The latest research from the International Energy Association (IEA) shows that in 2019, the number of people without electricity access has dropped to 770 million, a record low in recent years. Continents such as Asia have seen a radical shift in the roll out of rural electrification, yet others, such as Africa, have been left behind with Sub-Saharan Africa now accounting for 75% of the population without access to electricity, a share that has been increasing in recent years.
However, this doesn’t have to be the case. In recent years an affordable, clean energy source has slowly started to be adopted that is helping reduce the electrification gap in Africa. Micro-grids are small, isolated versions of larger power grids, increasingly used with solar power as an energy source supported with batteries or diesel generators.
Micro-grids: a clean energy solution for rural Africa
Micro-grids are an affordable option that will help Africa meet the UN’s sustainable development goal of universal access to electricity by 2030. In fact, the International Renewable Energy Association (IRENA) and the Economic Community of West African States (ECOWAS) has predicted that solar photovoltaic (PV) installed in off-grid and micro-grid solutions will make a contribution of 181 gigawatts by 2040 the equivalent of 199,110 pounds of coal.
At Sunlight we have been working closely with African and European partners to develop and install micro-grid solutions. We have been a strategic energy storage provider for projects across Africa, including, Nigeria, Mali, Senegal, Ghana, Madagascar, Egypt and South Africa and have provided components and battery cells as part of local, UN and UK projects to electrify rural Africa.
Systems Sunlight in Sierra Leone
Sunlight most recently collaborated on the Government of Sierra Leone’s Rural Renewable Energy Project which aims to strengthen energy infrastructure in these areas, improving essential services for over 346,000 direct beneficiaries.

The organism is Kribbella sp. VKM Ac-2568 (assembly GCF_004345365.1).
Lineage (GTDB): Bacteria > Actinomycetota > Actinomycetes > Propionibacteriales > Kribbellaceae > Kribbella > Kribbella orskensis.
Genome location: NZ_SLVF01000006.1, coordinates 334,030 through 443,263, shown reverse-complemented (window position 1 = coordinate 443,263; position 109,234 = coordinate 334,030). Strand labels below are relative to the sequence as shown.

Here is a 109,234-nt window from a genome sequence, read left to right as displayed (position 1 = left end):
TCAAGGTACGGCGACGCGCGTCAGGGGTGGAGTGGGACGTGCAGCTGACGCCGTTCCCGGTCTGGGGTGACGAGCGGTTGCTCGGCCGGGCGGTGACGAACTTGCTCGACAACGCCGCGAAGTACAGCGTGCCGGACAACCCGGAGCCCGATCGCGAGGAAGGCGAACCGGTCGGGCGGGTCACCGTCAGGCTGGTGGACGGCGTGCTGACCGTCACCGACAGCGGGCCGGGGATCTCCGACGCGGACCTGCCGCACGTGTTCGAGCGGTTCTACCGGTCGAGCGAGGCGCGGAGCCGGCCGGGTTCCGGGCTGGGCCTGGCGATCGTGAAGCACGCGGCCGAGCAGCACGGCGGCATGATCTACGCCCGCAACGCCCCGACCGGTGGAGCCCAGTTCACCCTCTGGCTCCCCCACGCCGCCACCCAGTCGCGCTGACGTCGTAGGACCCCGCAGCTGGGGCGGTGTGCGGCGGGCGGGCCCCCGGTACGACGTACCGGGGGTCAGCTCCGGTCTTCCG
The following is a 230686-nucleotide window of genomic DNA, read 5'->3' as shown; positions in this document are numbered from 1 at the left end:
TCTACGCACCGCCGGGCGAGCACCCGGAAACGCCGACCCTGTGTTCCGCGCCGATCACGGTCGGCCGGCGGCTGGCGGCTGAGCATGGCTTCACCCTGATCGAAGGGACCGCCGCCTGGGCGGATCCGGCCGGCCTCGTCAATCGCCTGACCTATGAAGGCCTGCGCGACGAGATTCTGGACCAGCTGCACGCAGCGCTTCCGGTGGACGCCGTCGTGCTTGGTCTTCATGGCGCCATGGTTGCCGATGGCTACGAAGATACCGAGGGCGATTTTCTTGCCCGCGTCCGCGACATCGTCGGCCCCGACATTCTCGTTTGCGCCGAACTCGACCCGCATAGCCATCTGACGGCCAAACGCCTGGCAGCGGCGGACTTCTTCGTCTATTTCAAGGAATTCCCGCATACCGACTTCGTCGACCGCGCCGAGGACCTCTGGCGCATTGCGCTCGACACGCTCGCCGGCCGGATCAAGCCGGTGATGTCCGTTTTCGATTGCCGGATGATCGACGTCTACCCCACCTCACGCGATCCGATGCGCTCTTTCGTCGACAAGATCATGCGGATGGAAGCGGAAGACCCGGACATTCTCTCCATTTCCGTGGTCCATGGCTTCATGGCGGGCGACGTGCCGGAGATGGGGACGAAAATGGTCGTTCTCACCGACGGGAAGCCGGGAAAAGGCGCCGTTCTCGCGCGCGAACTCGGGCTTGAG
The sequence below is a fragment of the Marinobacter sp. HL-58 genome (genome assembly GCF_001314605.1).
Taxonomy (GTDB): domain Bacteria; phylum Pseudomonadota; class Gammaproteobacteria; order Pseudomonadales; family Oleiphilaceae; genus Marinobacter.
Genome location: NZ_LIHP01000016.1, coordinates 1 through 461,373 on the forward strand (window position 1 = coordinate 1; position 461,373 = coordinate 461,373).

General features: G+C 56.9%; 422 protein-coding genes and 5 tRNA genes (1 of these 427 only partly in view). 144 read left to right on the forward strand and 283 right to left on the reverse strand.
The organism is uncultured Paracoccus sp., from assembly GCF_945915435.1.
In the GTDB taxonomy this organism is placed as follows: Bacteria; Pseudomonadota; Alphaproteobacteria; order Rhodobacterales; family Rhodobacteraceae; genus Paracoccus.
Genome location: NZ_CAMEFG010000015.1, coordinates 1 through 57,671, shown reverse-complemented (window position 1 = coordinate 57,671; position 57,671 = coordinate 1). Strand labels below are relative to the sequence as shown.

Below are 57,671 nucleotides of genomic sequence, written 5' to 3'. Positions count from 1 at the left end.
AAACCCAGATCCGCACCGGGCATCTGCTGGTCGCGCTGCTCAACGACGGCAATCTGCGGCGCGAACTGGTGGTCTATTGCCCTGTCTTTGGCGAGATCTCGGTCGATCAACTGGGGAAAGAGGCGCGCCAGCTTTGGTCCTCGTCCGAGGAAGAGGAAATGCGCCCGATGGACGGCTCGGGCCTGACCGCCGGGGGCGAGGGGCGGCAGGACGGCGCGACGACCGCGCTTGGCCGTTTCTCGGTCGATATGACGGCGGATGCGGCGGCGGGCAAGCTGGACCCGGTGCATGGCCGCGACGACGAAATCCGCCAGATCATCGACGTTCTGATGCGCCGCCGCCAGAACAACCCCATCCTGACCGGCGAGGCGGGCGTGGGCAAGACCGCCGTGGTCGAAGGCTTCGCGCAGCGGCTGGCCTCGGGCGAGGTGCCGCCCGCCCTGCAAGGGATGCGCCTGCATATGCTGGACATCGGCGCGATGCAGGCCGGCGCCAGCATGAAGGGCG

In 2014, Sierra Leone was devastated by Ebola, with more than 14,000 cases reported in the country between 2014 and 2016, and almost 4,000 people losing their lives. The lack of power in small towns and villages only worsened the conditions in which medical professionals were trying to combat the outbreak.
As part of the Ebola recovery efforts, the Government launched this project. Funded by the UK’s Foreign CommonWealth and Development Office (FCDO) and implemented by the United Nations Office for Project Services (UNOPS), the Rural Renewable Energy Project provides clean energy access in rural communities which also sustainably grows the country’s energy capacity.
The first phase of the project involved the installation of a mini-grid at 54 community health centres across 12 districts of Sierra Leone – the benefits of which are already being felt – and were successfully completed in July 2017.
The second phase widens access for electricity to houses, schools and businesses in 50 rural villages, by expanding the existing health centre solar power stations and installing distribution networks throughout each village – creating dozens of independent mini-grids.
Sunlight supplied more than 2,200 Sunlight battery cells to a hybrid system of 90 mini grids, powered with renewable energy, for the electrification of these 50 communities in Sierra Leone. The team provided technical assistance to the Energy Procurement and Construction (EPC) company regarding technical details about the batteries.
The innovative design of Sunlight’s batteries provides an outstanding performance for cyclic and hybrid installations. This is largely through the use of tubular positive plates, a GEL form of electrolyte, a unique sliding pole design and a special alloys composition offering a 60% depth of discharge (DoD) life cycle of up to 2500 cycles for 2V cells and 2000 cycles for the 6V and 12V blocks installed. This ensures long and reliable power cycles which is important for rural health centres delivering critical care.
The project aims to strengthen energy infrastructure in Africa and provide better services to local people, while also helping rural communities to be better prepared in the event of a future epidemic. It ensures that local health centres have a reliable power supply, meaning that patients and medical staff still have access to light in the evening.
The future of micro-grids
PV powered micro-grids, supported by batteries, are essential to meet the rural electrification needs of Africa. Countries should follow the example of Nigeria which passed a law in 2017 to help micro-grid developments: this includes the streamlining of processes and offers a government subsidy of $350 per user, once grids with more than 30 users are operating, and compensation if a main-grid is them implemented. By creating a structured process, local governments can create a much more attractive investment offering to international businesses.
The lack of electrical infrastructure in much of rural Africa means that local governments can lead the way in battery-supported renewable projects to provide cleaner, affordable and more inclusive energy for all.